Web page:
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Scoop Up Cancer Cells for Analysis

Researchers at Massachusetts General Hospital have developed a microfluidics chip that captures rare cancer cells in numbers that are high enough to enable analysis for molecular markers, reports Technology Review's Emily Singer. The device could save patients the hassle and pain of tumor biopsies since a sufficient number of cells could be culled from the bloodstream, and doctors could pick better drugs for their patients by doing the molecular marker analysis, she adds. The device itself has a "herringbone design which generates a vortex in the blood flowing through it," Singer says. "This mixing brings the cells in greater contact with antibodies on the surface of the chip. These antibodies bind to molecules specific to cancer cells."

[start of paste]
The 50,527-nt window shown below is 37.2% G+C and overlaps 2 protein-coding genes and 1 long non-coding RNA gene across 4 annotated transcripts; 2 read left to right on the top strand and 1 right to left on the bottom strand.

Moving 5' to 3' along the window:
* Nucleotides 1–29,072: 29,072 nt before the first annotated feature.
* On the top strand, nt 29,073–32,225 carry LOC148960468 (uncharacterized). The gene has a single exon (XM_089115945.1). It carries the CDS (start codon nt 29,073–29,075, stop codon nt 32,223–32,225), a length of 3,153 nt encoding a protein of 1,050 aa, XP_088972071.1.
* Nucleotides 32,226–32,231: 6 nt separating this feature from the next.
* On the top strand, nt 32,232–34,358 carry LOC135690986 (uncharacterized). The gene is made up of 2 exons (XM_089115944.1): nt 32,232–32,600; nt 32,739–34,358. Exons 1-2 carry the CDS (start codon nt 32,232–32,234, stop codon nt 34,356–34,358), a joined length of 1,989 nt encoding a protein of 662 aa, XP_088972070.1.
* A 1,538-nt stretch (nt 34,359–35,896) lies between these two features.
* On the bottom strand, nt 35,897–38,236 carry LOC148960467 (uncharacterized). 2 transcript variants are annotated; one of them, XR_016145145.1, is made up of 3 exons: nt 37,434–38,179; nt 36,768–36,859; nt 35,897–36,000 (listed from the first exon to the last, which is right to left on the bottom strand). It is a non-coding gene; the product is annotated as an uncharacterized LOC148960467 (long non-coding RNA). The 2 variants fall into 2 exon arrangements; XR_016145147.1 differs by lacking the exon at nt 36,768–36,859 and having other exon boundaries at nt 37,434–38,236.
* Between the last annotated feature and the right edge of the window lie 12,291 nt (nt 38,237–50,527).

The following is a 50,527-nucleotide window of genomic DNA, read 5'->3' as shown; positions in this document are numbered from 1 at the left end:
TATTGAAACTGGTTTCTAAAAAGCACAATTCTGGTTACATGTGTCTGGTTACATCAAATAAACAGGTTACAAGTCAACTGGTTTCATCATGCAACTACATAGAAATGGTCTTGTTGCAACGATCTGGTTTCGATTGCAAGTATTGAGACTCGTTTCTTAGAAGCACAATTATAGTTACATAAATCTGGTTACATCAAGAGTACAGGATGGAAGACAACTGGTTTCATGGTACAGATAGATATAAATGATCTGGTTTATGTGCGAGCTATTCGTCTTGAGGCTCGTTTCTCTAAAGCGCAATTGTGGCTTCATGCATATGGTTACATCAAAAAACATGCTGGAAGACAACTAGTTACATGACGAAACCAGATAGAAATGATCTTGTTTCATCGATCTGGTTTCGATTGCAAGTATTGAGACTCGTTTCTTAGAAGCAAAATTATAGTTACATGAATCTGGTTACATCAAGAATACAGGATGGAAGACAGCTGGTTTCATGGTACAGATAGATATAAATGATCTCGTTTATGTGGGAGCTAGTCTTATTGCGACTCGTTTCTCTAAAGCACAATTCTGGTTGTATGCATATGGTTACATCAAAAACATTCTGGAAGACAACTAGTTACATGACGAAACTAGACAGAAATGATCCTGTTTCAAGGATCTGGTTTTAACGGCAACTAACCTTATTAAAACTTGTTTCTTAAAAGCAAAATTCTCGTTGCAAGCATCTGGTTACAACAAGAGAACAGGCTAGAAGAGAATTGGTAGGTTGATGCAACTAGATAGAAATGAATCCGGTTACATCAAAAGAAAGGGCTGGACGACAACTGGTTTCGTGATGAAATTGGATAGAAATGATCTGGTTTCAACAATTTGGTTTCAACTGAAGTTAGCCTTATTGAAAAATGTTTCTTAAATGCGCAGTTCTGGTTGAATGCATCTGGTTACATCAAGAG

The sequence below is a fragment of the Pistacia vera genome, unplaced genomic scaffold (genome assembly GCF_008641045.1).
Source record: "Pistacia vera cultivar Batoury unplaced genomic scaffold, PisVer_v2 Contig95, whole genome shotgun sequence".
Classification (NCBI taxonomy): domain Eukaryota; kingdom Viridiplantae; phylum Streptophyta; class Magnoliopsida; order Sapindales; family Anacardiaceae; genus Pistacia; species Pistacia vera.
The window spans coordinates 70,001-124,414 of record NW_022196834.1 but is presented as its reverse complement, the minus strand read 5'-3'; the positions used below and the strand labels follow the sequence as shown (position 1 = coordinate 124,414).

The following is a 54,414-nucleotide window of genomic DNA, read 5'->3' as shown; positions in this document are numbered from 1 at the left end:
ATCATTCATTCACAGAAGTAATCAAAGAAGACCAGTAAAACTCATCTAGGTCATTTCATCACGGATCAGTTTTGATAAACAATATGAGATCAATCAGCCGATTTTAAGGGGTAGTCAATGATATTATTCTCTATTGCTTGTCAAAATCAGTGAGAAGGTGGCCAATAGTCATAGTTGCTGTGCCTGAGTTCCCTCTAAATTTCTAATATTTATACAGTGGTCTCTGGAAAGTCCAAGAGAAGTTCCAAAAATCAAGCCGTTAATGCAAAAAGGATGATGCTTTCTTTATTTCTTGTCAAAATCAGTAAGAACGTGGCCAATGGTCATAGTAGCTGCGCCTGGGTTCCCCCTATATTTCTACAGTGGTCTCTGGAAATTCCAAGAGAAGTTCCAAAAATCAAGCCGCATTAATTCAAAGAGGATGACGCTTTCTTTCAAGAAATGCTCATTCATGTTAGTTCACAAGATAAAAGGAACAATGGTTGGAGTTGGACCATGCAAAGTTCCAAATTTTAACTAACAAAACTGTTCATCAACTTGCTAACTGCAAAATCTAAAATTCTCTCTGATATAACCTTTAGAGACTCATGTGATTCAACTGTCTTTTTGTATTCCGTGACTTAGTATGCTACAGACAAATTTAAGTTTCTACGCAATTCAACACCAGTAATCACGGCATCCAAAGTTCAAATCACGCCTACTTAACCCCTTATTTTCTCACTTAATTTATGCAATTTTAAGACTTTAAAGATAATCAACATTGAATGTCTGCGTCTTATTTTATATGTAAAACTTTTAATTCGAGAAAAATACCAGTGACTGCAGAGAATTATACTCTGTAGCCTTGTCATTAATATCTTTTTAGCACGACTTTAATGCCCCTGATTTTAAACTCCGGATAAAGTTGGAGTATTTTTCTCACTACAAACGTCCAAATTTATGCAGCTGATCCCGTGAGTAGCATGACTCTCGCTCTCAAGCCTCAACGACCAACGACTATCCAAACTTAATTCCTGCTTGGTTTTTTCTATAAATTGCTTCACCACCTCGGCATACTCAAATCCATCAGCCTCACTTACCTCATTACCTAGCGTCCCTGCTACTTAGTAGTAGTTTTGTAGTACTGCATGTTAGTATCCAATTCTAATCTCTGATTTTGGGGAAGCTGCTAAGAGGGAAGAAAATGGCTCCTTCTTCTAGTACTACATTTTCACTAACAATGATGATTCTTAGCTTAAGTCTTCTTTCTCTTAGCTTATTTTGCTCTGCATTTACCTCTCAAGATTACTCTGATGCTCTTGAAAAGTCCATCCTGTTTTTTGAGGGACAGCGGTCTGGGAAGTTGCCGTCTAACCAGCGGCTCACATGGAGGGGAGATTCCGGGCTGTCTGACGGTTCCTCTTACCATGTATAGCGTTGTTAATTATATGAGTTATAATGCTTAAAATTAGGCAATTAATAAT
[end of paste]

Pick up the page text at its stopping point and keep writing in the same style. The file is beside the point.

The Scan

Pig Organ Transplants Considered

The Wall Street Journal reports that the US Food and Drug Administration may soon allow clinical trials that involve transplanting pig organs into humans.

'Poo-Bank' Proposal

Harvard Medical School researchers suggest people should bank stool samples when they are young to transplant when they later develop age-related diseases.

Spurred to Develop Again

New Scientist reports that researchers may have uncovered why about 60 percent of in vitro fertilization embryos stop developing.

Science Papers Examine Breast Milk Cell Populations, Cerebral Cortex Cellular Diversity, Micronesia Population History

In Science this week: unique cell populations found within breast milk, 100 transcriptionally distinct cell populations uncovered in the cerebral cortex, and more.